(19) OJ C , , p. .
(20) OJ C , , p. .
(21) Council Directive (EU) 2011/16 of 15 February 2011 on administrative cooperation in the field of taxation (OJ L 64, 11.3.2011, p. 1).
(22) Council Directive (EU) 2014/107 of 9 December 2014 amending Directive 2011/16/EU as regards mandatory automatic exchange of information in the field of taxation (OJ L 359, 16.2.2014, p. 1).
(23) Council Directive (EU) 2015/2376 of 8 December 2015 amending Directive 2011/16/EU as regards mandatory automatic exchange of information in the field of taxation (OJ L 332, 18.12.2015, p. 1).
(24) Council Directive (EU) 2016/881 of 25 May 2016 amending Directive 2011/16/EU as regards mandatory automatic exchange of information in the field of taxation (OJ L 146, 3.6.2016, p. 8).
(25) Council Directive (EU) 2016/2258 of 6 December 2016 amending Directive 2011/16/EU as regards access to anti-money-laundering information by tax authorities (OJ L 342, 16.12.2016, p. 1).
(26) Directive (EU) 2015/849 of the European Parliament and of the Council of 20 May 2015 on the prevention of the use of the financial system for the purposes of money laundering or terrorist financing, amending Regulation (EU) No 648/2012 of the European Parliament and of the Council, and repealing Directive 2005/60/EC of the European Parliament and of the Council and Commission Directive 2006/70/EC (OJ L 141, 5.6.2015, p. 73).
(27) Council Directive (EU) 2014/107 of 9 December 2014 amending Directive 2011/16/EU as regards mandatory automatic exchange of information in the field of taxation (OJ L 359, 16.2.2014, p. 1).
(28) Regulation (EU) No 182/2011 of the European Parliament and of the Council of 16 February 2011 laying down the rules and general principles concerning mechanisms for control by Member States of the Commission’s exercise of implementing powers (OJ L 55, 28.2.2011, p. 13).
(29) Regulation (EC) No 45/2001 of the European Parliament and of the Council of 18 December 2000 on the protection of individuals with regard to the processing of personal data by the Community institutions and bodies and on the free movement of such data (OJ L 8, 12.1.2001, p. 1).
(30) Directive 95/46/EC of the European Parliament and of the Council of 24 October 1995 on the protection of individuals with regard to the processing of personal data and on the free movement of such data (OJ L 281, 23.11.1995, p. 31).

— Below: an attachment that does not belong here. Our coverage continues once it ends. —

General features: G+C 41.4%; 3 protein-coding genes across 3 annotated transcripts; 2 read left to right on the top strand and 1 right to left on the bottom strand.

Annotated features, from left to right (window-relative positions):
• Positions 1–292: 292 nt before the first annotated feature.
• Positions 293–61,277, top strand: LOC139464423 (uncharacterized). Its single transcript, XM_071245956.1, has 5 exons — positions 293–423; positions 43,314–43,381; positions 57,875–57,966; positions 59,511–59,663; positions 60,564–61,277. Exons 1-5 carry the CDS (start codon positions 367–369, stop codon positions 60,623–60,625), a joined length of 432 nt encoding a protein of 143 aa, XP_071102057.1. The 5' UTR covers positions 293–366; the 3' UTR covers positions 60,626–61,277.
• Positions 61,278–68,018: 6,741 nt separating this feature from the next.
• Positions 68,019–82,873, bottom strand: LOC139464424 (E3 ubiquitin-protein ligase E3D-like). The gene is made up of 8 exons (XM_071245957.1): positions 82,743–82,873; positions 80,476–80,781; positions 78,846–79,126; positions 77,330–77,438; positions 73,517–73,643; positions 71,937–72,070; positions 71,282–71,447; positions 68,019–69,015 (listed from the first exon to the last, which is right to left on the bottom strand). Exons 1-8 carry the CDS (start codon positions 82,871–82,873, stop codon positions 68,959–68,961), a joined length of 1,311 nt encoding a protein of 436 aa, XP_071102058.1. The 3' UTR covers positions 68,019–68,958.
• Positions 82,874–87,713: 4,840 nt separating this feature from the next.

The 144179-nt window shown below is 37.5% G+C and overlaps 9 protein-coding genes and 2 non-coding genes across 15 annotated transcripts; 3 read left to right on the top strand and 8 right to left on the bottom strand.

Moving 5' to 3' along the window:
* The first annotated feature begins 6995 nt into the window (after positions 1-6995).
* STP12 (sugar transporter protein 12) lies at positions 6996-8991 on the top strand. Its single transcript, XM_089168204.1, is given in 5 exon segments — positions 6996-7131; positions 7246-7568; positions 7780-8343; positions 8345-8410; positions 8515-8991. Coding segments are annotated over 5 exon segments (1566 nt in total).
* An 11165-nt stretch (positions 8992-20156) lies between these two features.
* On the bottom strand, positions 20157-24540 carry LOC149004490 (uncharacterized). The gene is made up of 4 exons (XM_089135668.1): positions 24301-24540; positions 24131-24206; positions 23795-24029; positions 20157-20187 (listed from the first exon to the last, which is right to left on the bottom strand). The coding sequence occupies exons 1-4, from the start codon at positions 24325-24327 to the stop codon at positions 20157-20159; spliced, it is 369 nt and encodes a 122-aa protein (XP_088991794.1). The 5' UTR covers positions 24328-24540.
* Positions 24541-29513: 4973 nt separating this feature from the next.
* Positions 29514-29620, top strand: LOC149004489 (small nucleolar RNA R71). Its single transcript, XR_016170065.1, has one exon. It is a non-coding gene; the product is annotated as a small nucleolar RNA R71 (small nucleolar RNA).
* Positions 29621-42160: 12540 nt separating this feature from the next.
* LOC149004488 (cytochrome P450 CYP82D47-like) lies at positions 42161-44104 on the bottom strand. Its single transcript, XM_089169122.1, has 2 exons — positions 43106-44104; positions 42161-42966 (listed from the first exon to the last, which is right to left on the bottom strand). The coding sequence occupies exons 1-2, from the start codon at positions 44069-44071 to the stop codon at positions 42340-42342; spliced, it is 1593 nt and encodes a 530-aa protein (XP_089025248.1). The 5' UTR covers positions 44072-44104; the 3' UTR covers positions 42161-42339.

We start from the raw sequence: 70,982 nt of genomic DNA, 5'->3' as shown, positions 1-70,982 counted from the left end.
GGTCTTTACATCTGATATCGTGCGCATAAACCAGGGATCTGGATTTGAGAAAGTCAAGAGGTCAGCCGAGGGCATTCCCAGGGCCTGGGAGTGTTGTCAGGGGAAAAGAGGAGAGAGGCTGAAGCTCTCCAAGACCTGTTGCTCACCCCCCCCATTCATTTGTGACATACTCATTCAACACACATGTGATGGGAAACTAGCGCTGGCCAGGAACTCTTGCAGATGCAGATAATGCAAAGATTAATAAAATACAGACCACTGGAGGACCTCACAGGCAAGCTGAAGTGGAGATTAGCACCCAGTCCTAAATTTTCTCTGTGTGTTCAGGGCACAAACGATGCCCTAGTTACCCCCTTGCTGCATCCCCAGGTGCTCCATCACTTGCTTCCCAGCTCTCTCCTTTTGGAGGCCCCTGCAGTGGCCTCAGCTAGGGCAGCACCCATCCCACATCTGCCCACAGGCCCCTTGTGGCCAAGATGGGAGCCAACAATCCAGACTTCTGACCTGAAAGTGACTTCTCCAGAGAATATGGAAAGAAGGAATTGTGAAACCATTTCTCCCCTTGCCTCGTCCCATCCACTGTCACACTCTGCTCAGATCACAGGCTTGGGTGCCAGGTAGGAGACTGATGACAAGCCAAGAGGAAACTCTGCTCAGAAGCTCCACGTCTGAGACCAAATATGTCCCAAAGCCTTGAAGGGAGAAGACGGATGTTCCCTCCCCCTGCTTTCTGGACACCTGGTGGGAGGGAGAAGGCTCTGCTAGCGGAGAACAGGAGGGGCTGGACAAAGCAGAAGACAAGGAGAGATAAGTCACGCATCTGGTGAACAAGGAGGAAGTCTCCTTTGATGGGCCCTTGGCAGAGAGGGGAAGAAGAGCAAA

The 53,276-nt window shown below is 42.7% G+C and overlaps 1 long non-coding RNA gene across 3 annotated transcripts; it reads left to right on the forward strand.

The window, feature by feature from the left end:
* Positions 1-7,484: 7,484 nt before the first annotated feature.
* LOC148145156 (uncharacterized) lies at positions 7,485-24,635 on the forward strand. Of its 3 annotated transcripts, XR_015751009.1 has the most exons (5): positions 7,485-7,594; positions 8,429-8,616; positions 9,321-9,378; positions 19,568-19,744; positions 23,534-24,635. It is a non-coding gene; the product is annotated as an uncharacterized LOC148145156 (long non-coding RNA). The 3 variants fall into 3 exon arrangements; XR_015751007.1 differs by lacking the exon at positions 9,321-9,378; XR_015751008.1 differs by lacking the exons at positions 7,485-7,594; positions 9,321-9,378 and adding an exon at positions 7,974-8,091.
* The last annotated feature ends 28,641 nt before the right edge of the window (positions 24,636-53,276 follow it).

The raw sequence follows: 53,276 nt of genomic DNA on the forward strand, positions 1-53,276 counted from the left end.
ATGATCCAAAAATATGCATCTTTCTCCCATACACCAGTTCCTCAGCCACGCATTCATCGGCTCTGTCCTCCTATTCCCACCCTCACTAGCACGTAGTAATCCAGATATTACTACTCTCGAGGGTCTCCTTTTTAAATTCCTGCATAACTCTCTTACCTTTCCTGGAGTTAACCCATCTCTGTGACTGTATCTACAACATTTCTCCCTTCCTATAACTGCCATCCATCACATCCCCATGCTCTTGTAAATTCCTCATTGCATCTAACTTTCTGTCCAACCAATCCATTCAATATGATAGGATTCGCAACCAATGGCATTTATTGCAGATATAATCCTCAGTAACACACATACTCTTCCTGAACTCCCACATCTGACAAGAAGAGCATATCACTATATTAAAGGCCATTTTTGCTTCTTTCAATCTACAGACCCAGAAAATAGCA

(31) ABM: activity-based management; ABB: activity-based budgeting.
(32) As referred to in Article 54(2)(a) or (b) of the Financial Regulation.
(33) Details of management modes and references to the Financial Regulation may be found on the BudgWeb site: http://www.cc.cec/budg/man/budgmanag/budgmanag_en.html
(34) Regulation (EC) No 1073/1999 of the European Parliament and of the Council of 25 May 1999 concerning investigations conducted by the European Anti-Fraud Office (OLAF), OJ L 136 p. 1, 31.5.1999.
(35)    Council Regulation (Euratom, EC) No 2185/96 of 11 November 1996 concerning on-the-spot checks and inspections carried out by the Commission in order to protect the European Communities' financial interests against fraud and other irregularities, OJ L 292 p. 2, 15.11.96.
(36) Diff. = Differentiated appropriations / Non-diff. = Non-differentiated appropriations.
(37) EFTA: European Free Trade Association.
(38) Candidate countries and, where applicable, potential candidate countries from the Western Balkans.
(39) Year N is the year in which implementation of the proposal/initiative starts.
(40) Technical and/or administrative assistance and expenditure in support of the implementation of EU programmes and/or actions (former ‘BA’ lines), indirect research, direct research.
(41) Year N is the year in which implementation of the proposal/initiative starts.
(42) Outputs are products and services to be supplied (e.g.: number of student exchanges financed, number of km of roads built, etc.).
(43) As described in point 1.4.2. ‘Specific objective(s)…’
(44) Year N is the year in which implementation of the proposal/initiative starts.
(45) Technical and/or administrative assistance and expenditure in support of the implementation of EU programmes and/or actions (former ‘BA’ lines), indirect research, direct research.
(46) AC= Contract Staff; AL = Local Staff; END= Seconded National Expert; INT = agency staff; JED= Junior Experts in Delegations.
(47) Sub-ceiling for external staff covered by operational appropriations (former ‘BA’ lines).
(48) As regards traditional own resources (customs duties, sugar levies), the amounts indicated must be net amounts, i.e. gross amounts after deduction of 25 % for collection costs.
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Brussels, 21.6.2017

COM(2017) 335 final

ANNEX

to the

Proposal for a Council Directive

amending Directive 2011/16/EU as regards mandatory automatic exchange of information in the field of taxation in relation to reportable cross-border arrangements

{SWD(2017) 236 final}
{SWD(2017) 237 final}


"ANNEX IV
HALLMARKS

Generic hallmarks and specific hallmarks under category B may only be taken into account where they fulfil the "main benefit test".

Main benefit test

The test will be satisfied where the main benefit of an arrangement or of a series of arrangements is to obtain a tax advantage if it can be established that the advantage is the outcome which one may expect to derive from such an arrangement, or series of arrangements, including through taking advantage of the specific way that the arrangement or series of arrangements are structured.